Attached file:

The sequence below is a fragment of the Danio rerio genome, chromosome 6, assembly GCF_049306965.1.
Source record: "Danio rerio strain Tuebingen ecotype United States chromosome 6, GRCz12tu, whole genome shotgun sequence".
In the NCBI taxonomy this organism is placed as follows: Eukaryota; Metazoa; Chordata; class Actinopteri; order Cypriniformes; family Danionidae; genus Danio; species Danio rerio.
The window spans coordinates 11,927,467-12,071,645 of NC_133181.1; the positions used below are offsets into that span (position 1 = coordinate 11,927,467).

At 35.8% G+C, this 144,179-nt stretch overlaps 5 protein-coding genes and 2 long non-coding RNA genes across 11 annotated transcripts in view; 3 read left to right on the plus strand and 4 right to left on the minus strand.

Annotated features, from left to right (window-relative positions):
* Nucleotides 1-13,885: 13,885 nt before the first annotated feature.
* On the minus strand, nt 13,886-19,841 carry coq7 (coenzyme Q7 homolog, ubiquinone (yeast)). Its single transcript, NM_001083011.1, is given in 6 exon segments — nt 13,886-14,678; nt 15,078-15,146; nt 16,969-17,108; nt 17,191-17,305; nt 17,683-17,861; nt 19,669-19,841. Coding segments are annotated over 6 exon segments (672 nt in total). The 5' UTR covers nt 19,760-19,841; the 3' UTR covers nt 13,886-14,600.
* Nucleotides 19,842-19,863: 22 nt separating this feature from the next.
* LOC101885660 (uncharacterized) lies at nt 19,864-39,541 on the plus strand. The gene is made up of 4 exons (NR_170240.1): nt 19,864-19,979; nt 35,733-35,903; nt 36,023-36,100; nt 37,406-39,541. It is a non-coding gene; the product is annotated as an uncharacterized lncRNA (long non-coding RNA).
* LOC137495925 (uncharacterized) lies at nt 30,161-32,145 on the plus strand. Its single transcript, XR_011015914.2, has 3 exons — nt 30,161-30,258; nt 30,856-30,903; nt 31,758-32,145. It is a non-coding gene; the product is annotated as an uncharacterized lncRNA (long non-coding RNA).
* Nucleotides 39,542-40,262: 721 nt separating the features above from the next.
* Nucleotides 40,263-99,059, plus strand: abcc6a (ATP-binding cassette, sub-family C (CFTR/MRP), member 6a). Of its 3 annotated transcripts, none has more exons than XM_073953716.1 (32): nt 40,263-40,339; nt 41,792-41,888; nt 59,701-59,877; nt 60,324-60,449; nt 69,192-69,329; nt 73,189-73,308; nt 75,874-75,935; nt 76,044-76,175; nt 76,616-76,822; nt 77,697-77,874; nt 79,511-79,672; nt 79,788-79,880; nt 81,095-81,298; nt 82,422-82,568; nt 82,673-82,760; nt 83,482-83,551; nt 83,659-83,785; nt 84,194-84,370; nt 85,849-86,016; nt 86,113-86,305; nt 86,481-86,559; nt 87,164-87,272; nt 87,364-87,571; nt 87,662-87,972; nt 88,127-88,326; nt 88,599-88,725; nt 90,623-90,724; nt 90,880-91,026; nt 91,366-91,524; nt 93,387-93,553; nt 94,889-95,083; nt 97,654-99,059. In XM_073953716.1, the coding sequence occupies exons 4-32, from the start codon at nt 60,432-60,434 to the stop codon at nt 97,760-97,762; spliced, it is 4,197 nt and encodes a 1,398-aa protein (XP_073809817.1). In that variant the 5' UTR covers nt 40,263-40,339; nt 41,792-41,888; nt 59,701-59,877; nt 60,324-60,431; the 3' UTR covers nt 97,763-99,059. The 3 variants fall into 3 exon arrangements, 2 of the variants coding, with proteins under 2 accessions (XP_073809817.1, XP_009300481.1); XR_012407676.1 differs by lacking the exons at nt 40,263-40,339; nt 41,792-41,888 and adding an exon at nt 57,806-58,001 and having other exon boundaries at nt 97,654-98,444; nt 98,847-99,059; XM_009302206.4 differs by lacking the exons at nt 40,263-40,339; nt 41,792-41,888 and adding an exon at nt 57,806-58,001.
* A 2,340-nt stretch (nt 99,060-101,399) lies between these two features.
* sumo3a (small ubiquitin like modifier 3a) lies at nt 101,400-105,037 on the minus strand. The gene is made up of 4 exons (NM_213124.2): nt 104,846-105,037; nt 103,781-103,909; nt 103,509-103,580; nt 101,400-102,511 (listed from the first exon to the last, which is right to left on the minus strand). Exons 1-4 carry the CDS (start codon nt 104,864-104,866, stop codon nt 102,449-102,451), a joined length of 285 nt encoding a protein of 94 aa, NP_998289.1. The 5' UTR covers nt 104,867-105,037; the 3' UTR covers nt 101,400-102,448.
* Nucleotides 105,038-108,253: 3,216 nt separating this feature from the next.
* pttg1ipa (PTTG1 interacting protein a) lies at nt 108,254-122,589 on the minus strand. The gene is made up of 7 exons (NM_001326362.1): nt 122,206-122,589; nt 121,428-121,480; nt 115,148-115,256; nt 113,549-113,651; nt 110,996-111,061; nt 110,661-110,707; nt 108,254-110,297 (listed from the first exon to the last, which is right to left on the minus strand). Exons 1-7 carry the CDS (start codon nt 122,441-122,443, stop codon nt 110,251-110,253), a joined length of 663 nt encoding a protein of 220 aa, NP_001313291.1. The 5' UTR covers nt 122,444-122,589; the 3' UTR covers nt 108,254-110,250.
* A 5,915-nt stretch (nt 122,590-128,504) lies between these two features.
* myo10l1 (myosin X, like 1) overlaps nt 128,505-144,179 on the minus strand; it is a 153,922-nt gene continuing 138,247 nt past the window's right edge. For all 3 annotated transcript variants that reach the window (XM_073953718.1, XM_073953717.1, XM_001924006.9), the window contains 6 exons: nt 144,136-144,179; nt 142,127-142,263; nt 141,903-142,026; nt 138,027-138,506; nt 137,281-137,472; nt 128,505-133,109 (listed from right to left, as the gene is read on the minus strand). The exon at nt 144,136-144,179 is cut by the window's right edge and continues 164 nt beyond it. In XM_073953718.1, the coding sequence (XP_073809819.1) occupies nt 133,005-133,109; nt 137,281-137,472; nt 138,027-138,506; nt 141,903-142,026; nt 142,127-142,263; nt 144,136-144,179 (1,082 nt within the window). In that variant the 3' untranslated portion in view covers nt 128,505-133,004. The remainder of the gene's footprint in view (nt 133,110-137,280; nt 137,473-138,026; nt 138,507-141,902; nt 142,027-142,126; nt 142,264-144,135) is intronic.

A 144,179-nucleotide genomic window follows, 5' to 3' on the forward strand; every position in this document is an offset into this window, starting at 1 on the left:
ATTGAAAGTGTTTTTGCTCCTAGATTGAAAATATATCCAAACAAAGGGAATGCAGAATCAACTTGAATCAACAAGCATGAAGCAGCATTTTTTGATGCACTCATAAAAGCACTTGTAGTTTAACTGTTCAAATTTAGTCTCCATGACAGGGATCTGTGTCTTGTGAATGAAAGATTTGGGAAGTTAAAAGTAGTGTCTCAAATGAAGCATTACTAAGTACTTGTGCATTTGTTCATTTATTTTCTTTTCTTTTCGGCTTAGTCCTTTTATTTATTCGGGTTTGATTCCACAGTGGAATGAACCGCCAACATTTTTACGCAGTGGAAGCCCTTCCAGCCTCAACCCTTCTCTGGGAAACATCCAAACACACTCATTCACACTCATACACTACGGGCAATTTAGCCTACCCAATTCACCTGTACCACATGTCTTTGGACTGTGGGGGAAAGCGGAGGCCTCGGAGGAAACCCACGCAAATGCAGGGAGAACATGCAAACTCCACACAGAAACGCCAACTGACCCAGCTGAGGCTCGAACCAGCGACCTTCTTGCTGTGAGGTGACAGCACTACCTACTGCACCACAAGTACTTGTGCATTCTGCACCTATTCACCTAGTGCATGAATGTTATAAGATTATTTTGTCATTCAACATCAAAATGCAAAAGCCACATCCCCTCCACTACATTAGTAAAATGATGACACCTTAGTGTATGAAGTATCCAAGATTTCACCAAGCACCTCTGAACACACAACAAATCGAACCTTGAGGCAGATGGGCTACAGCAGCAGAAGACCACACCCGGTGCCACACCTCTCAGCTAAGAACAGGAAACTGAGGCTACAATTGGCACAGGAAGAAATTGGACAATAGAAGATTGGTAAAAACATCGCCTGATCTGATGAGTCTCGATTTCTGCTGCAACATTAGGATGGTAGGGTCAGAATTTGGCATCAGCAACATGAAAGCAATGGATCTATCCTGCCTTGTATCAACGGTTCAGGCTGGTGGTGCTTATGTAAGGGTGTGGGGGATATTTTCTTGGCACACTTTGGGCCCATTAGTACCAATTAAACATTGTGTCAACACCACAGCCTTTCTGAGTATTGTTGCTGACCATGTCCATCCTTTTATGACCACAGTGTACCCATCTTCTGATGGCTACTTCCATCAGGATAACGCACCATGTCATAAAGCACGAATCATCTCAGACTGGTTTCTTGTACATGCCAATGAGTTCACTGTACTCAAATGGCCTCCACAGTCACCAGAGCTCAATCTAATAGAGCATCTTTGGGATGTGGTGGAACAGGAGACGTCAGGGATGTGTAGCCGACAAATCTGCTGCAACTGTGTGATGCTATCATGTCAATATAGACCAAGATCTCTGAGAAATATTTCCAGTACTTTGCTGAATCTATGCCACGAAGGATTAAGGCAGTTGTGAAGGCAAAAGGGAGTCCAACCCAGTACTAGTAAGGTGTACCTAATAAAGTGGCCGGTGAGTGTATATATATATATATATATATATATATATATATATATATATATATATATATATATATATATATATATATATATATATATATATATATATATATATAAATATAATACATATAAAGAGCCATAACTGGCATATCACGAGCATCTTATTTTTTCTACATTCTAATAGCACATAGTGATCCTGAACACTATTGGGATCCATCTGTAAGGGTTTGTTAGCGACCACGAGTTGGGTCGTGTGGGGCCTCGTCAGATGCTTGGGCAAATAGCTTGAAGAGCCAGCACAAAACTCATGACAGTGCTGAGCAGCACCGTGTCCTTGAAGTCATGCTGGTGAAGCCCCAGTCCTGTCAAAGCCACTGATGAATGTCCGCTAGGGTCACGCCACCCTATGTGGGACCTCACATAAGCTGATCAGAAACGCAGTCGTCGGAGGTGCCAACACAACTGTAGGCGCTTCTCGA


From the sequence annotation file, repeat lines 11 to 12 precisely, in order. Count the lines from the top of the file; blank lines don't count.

* LOC137495925 (uncharacterized) lies at nt 30,161-32,145 on the plus strand. Its single transcript, XR_011015914.2, has 3 exons — nt 30,161-30,258; nt 30,856-30,903; nt 31,758-32,145. It is a non-coding gene; the product is annotated as an uncharacterized lncRNA (long non-coding RNA).
* Nucleotides 39,542-40,262: 721 nt separating the features above from the next.